Archive for the ‘iPhone’ Category
Over the past month or so, I’ve noticed a steady decline in the performance and life of my iPhone battery. A little disappointing to say the least. It seems I can’t go any more than 2 days without charging my iPhone up again… where as when I first picked up the unit, I could go 4, 5, maybe even a week without charging depending on how heavily it was used.
This got me to thinking… What are the specs on the new iPhone 3G battery anyway? I certainly hope it packs in a much improved battery… I’m getting a little tired of charging this darn thing!
So lets take a look at the new iPhone 3G battery specs:
iPhone 3G Battery Specs:
Talk time: Up to 5 hours on 3G / Up to 10 hours on 2G
Standby time: Up to 300 hours
Internet use: Up to 5 hours on 3G / Up to 6 hours on Wi-Fi
Video playback: Up to 7 hours
Audio playback: Up to 24 hours
Compare those numbers above to the original 2G battery life estimates of 5 hours of talktime on 2G, and 16 hours of audio playback, you can see that the battery issue has been addressed. With the 3G you’ll get double the talk time (if you’re still on 2G) and an 8 hour increase in audio playback time. We can only assume and extrapolate that all other factors have increased to a similar degree as well.
Of course, I would expect the usual slowdown in performance and life of the battery. I guarantee that when you pick up you iPhone 3G in July (or win one) that in a years time you have a pretty good shot at griping about the drop in battery performance… Lets hope for the opposite though
The 3G iPhone isn’t even out yet (due July 11th) and the manufacturers are starting to get their accessories for it out.
You may remeber the iClooly iPod Touch stand we featured previously, well the have a new version out for the 3G iPhone.
The iClooly 3G iPhone stand features a 90 degree pivot joint so you can watch your iPhone in either portrait or landscape, it also features ports, so you can use your dock connector and headphones.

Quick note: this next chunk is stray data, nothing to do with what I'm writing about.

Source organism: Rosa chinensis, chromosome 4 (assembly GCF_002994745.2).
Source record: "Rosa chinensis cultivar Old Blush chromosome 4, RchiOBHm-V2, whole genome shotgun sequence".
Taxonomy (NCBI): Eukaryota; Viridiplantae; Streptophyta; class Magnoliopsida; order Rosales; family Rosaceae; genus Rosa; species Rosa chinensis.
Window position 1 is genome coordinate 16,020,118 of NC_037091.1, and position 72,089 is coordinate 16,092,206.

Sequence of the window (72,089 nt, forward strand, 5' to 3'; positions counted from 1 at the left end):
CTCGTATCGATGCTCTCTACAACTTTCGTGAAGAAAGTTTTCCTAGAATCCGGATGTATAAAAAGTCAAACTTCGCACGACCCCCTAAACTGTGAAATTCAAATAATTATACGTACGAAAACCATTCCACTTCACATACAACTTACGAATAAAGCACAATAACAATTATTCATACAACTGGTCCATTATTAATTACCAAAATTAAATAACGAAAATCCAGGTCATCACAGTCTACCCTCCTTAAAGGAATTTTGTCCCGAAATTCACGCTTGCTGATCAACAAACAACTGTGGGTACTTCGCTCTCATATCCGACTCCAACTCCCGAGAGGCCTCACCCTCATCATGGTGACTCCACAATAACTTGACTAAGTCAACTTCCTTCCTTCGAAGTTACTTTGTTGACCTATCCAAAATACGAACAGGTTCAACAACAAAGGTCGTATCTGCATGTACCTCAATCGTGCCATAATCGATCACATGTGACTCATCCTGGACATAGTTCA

The iClooly 3G iPhone stand is available to buy online for $68.50 from GeekStuff4U.
The iPhone has definitely injected new life into the world of consumer electronics since it was launched, and this ripple is even felt in the automotive industry with Mercedez unveiling a new cradle just for the iPhone in the following models – the Mercedes-Benz C-, E-, CLK-, CLS-, S-, CL-, SL-, M- and R-Class (all those in addition to the upcoming GLK-Class). You do need to specify Optional convenience telephony (Order Code 386) first, where the cradle will then hook up with the iPhone through the optional Media Interface or the retrofittable iPod Interface Kit. When installed, the iPhone’s functions are controlled through the multi-function steering wheel controls. Pricing for the Apple iPod cradle is set at €249 after taxes. On a note of conscience – should you be purchasing a gas guzzler like a Benz in today’s world?
Okay, so the iPhone 3G is going to be the second coming of Jesus in pocketable form, but maybe you’re a rebel and don’t wanna look exactly like the estimated 27 million other tools expected to be running around with an iPhone by 2009. You wanna be different. (Or maybe you can’t seem to break out of that damn Sprint contract.) Still, you do want a touchscreen, 3G data, a music player and all that jazz. Is there an iPhone clone worth buying from your carrier? Relax, we’ve done the work for you and broken down the top three nationwide carriers’ best iPhone wannabes into a single chart.
To sum that up, the Instinct is easily the best, most feature rich iPhone clone on the block, and at $129, is a steal for Sprint customers. My major problem with it is the touchscreen itself—I think the Vu’s touchscreen is way more responsive. (Wilson likes it just fine, favoring it over Verizon’s cloneys.) The Vu has everything superficial down right—the touchscreen, keyboard (best of the bunch) and phone body—but is really lacking in the feature department, and therefore not really worth the new $199 price, which hinges entirely on its Mobile TV function. If you married the Vu’s body and touchscreen to the Instinct’s features and price, you’d have a champion here, and a serious iPhone challenger. Too bad LG and Sammy hate each other.